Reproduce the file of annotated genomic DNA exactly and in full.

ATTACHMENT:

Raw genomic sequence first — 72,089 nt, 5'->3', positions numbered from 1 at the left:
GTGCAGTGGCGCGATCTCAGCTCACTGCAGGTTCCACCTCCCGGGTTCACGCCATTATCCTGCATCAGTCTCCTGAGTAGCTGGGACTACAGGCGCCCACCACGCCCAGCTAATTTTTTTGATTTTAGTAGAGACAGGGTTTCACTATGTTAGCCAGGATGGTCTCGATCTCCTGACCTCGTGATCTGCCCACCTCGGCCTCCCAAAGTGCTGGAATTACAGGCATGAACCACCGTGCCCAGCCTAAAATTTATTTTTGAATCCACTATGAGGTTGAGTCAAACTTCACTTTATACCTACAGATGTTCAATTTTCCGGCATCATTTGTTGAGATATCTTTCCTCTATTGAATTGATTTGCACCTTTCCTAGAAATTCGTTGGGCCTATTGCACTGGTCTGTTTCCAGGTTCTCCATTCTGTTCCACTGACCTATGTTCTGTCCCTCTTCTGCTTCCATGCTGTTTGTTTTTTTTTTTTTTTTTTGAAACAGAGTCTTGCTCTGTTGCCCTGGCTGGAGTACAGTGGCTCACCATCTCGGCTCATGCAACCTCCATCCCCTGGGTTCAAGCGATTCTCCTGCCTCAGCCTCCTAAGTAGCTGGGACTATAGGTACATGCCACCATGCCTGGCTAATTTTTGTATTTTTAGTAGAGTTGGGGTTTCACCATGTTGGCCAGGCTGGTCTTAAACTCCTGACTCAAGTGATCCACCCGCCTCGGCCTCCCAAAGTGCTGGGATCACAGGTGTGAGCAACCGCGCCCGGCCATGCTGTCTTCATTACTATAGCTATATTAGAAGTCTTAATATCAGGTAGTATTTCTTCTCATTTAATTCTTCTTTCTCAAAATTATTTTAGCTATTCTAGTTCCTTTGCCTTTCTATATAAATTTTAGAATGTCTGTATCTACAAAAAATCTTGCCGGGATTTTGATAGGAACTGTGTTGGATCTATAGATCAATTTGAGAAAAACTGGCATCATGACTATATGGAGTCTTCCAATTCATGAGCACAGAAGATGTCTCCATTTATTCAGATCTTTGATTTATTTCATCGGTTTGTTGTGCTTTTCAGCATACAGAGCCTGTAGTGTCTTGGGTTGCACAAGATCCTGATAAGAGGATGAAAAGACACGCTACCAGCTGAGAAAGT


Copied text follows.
Raw genomic sequence first — 72,089 nt, 5'->3', positions numbered from 1 at the left:
GTGCAGTGGCGCGATCTCAGCTCACTGCAGGTTCCACCTCCCGGGTTCACGCCATTATCCTGCATCAGTCTCCTGAGTAGCTGGGACTACAGGCGCCCACCACGCCCAGCTAATTTTTTTGATTTTAGTAGAGACAGGGTTTCACTATGTTAGCCAGGATGGTCTCGATCTCCTGACCTCGTGATCTGCCCACCTCGGCCTCCCAAAGTGCTGGAATTACAGGCATGAACCACCGTGCCCAGCCTAAAATTTATTTTTGAATCCACTATGAGGTTGAGTCAAACTTCACTTTATACCTACAGATGTTCAATTTTCCGGCATCATTTGTTGAGATATCTTTCCTCTATTGAATTGATTTGCACCTTTCCTAGAAATTCGTTGGGCCTATTGCACTGGTCTGTTTCCAGGTTCTCCATTCTGTTCCACTGACCTATGTTCTGTCCCTCTTCTGCTTCCATGCTGTTTGTTTTTTTTTTTTTTTTTTGAAACAGAGTCTTGCTCTGTTGCCCTGGCTGGAGTACAGTGGCTCACCATCTCGGCTCATGCAACCTCCATCCCCTGGGTTCAAGCGATTCTCCTGCCTCAGCCTCCTAAGTAGCTGGGACTATAGGTACATGCCACCATGCCTGGCTAATTTTTGTATTTTTAGTAGAGTTGGGGTTTCACCATGTTGGCCAGGCTGGTCTTAAACTCCTGACTCAAGTGATCCACCCGCCTCGGCCTCCCAAAGTGCTGGGATCACAGGTGTGAGCAACCGCGCCCGGCCATGCTGTCTTCATTACTATAGCTATATTAGAAGTCTTAATATCAGGTAGTATTTCTTCTCATTTAATTCTTCTTTCTCAAAATTATTTTAGCTATTCTAGTTCCTTTGCCTTTCTATATAAATTTTAGAATGTCTGTATCTACAAAAAATCTTGCCGGGATTTTGATAGGAACTGTGTTGGATCTATAGATCAATTTGAGAAAAACTGGCATCATGACTATATGGAGTCTTCCAATTCATGAGCACAGAAGATGTCTCCATTTATTCAGATCTTTGATTTATTTCATCGGTTTGTTGTGCTTTTCAGCATACAGAGCCTGTAGTGTCTTGGGTTGCACAAGATCCTGATAAGAGGATGAAAAGACACGCTACCAGCTGAGAAAGT